Wednesday, December 18, 2002


Addressing his generals in 1939, Hitler reportedly assured them that the world would not object to the Final Solution. “Who remembers the extermination of the Armenians?” he supposedly asked.

That story may be apocryphal, but it’s certainly true that not many people remembered even then, less than a quarter of a century after the Turkish government implemented a systematic campaign against its Armenian citizens that resulted in the deaths of perhaps as many as 1.5 million people—more than two-thirds of Turkey’s Armenian population. And not many people know about that genocide still, thanks to the Turkish government’s steadfast denial that it ever happened. (Turkey’s official story is that the number of Armenian civilians killed numbered far less than a million, and that their deportations and deaths were reprisals the Turkish army was forced to take when its Armenian citizens collaborated with Russia, Turkey’s enemy in World War I. Turkish citizens who dispute this view of history risk being tried and imprisoned for “publicly denigrating Turkish identity.”)

Writers and filmmakers who tell stories about any genocide face an awesome challenge: How do you portray such an enormous, almost unimaginable evil without lapsing into kitschy sentimentality or self-righteous posturing? The Armenian genocide adds another challenge to that one: How do you describe a genocide that never officially happened?

Atom Egoyan, the writer and director of Ararat, has responded to that challenge by making his movie not just about the genocide but about Turkey’s denial as well. A Canadian-Armenian director whose best-known film in the U.S. is probably The Sweet Hereafter, Egoyan makes coolly thoughtful movies with multiple storylines that crisscross in unpredictable ways. Like Raffi, one of Ararat’s main characters, he seems to instinctively mistrust attempts to tug at the heartstrings. The emotions in his movies are nearly always underplayed, even when a catastrophic event—the death of a busload of children, the dissolution of a family, the Armenian genocide—lies at their core. Ararat is his most heartfelt work yet. At the same time, it’s vintage Egoyan, as much about the difficulty of determining the truth and the crippling effects of violence and denial as it is about the genocide itself.

Two main sets of characters intersect in Ararat. The first is Ani (Egoyan’s wife and frequent star Arsinée Khanjian), a nervously motor-mouthed professor of art history; her son Raffi (David Alpay); and Celia (Marie-Josee Croze), Ani’s stepdaughter and Raffi’s lover. The second is a group of filmmakers, led by director Edward Saroyan (Charles Aznavour) and his assistant Rouben (Eric Bogosian), who are making a movie about an April 1915 showdown between Turkish soldiers and an Armenian community under the protection of an American missionary in Van. The filmmakers enlist Ani to serve as a technical advisor because she’s an expert on the Armenian artist Arshile Gorky, a survivor of Van.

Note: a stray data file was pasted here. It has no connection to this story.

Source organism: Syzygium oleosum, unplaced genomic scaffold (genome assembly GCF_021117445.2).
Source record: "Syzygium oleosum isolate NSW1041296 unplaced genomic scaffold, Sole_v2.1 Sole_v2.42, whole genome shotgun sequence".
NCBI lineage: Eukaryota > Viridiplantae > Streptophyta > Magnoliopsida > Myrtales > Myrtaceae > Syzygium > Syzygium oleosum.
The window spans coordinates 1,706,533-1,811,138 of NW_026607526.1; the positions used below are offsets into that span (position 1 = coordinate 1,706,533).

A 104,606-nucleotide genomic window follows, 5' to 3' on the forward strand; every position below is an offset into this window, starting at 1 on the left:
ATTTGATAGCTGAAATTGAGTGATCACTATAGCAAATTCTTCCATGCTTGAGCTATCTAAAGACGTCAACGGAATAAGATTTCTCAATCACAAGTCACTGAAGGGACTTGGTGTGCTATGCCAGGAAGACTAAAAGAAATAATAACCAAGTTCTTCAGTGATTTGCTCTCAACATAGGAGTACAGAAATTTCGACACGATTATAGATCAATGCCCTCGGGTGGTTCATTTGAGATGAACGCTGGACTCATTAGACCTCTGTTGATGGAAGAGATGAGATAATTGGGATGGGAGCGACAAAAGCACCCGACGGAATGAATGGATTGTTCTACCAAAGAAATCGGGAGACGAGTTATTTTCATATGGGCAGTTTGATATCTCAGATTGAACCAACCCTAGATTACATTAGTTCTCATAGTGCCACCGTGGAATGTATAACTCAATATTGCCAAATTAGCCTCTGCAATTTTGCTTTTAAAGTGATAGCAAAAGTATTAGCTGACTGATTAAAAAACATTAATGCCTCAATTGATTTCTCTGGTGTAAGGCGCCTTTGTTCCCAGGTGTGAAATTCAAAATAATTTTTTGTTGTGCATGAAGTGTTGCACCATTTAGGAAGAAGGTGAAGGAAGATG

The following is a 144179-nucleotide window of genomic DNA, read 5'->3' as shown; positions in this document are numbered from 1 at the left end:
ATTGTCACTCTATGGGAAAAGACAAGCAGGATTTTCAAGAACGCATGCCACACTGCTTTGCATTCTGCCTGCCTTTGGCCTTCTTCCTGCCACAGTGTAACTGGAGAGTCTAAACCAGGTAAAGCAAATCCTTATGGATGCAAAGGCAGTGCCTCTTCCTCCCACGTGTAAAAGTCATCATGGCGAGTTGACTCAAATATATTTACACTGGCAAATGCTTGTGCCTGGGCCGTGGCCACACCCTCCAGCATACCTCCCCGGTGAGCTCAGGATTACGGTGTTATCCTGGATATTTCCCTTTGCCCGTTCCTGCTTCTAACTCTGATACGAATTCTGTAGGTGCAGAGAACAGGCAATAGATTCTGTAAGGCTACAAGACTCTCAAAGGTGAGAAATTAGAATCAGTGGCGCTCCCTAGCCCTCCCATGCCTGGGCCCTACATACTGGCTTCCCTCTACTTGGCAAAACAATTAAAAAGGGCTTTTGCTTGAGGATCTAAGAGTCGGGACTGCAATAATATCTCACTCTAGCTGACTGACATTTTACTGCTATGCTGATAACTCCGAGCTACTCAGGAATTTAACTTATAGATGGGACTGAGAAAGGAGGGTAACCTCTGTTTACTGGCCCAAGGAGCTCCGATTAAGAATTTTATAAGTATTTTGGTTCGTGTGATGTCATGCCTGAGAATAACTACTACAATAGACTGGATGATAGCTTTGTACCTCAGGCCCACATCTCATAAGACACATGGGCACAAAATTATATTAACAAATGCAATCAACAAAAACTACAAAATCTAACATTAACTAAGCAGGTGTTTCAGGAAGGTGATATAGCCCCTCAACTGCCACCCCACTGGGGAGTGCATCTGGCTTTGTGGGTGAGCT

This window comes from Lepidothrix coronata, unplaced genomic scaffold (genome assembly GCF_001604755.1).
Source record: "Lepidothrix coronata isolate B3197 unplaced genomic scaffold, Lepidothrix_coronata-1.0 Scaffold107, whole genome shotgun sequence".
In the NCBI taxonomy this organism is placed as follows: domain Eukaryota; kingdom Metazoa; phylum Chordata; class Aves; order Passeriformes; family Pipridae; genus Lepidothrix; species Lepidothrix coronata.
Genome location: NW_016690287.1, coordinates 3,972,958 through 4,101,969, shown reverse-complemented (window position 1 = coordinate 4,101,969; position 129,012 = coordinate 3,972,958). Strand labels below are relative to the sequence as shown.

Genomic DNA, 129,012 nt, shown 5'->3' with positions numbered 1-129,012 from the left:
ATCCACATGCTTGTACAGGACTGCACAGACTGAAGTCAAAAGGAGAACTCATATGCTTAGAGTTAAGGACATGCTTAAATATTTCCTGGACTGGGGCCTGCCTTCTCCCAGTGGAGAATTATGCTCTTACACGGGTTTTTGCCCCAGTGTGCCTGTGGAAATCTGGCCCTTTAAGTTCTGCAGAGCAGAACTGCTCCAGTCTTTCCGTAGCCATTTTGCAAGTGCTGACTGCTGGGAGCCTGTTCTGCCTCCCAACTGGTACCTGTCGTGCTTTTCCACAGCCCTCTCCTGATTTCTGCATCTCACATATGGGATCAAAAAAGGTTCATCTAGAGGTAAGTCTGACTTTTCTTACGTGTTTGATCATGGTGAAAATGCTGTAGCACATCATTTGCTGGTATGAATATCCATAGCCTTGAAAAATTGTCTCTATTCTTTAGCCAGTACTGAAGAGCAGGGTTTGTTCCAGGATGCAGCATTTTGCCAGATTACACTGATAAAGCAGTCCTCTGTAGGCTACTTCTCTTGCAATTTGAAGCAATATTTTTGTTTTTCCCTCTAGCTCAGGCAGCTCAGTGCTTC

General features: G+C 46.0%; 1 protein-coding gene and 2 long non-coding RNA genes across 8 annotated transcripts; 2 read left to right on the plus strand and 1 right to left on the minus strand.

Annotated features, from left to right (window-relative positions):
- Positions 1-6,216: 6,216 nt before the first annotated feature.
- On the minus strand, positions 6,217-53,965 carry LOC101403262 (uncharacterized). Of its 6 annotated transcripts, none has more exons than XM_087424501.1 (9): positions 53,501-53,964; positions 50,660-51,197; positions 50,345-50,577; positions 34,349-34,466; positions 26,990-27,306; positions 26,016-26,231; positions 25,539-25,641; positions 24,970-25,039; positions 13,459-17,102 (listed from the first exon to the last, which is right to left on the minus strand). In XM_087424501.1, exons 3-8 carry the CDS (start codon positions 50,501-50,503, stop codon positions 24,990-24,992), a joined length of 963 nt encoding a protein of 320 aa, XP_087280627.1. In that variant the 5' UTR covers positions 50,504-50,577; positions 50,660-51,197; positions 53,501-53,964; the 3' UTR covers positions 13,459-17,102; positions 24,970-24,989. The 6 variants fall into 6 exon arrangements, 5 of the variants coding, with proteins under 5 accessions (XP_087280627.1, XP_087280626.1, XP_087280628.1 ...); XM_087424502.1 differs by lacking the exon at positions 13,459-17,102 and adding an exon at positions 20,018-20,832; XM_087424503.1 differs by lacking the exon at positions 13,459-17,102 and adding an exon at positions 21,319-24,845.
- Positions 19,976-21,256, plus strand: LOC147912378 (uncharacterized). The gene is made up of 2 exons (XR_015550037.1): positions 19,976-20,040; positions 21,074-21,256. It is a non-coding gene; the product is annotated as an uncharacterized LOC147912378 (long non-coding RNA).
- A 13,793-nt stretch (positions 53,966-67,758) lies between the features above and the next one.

The main characters are all intent on surfacing some truth. Ani studies Armenian artist Arshile Gorky obsessively, convinced that his painting of himself and his mother is “a repository of our [Armenians’] sacred code,” explaining “who we are, and why, and how we got here.” Celia keeps showing up at Ani’s lectures to badger her, convinced that Ani is responsible for her father’s death. Raffi, whose own father was killed while attempting to assassinate a Turkish diplomat, travels to Turkey to try to understand the roots of his father’s rage against the Turks.

Meanwhile, the filmmakers do their best to convey the truth of the genocide, which often means creating characters are scenes that are factually inaccurate but “true in spirit,” as Rouben puts it. Egoyan gently mocks their conventional-looking, often sentimentalized feature, which shows the Armenian quarter as an idyllic haven, at the same time that he uses it to convey most of the facts we learn about the genocide.

Egoyan pieces together his movie in his usual nonlinear fashion, interrupting the flow of his contemporary story to address the protests of the genocide deniers or cutting from a fictional scene in the film-within-a-film to a “real” one showing its creators at work. His insistence on showing us the gears of his story-making machinery generally appeals to our heads, reminding us that everything we’re watching has been filtered through someone’s perspective and that we can never know the ultimate truth about history.

But every now and then, he bypasses the head and aims straight for the heart. In one pivotal scene, Ani ruins an emotional take in Saroyan’s movie by walking through the set as he’s shooting. An actor playing a missionary in charge of the group being filmed takes offense and berates her for her thoughtlessness. Speaking of his fellow actors as if they were the people they portray, he describes the horrors that have just befallen them and the near-hopeless situation they’re in now. A stark reminder of the very real horrors behind the fiction, his words leave even Ani speechless.

Written for TimeOFF

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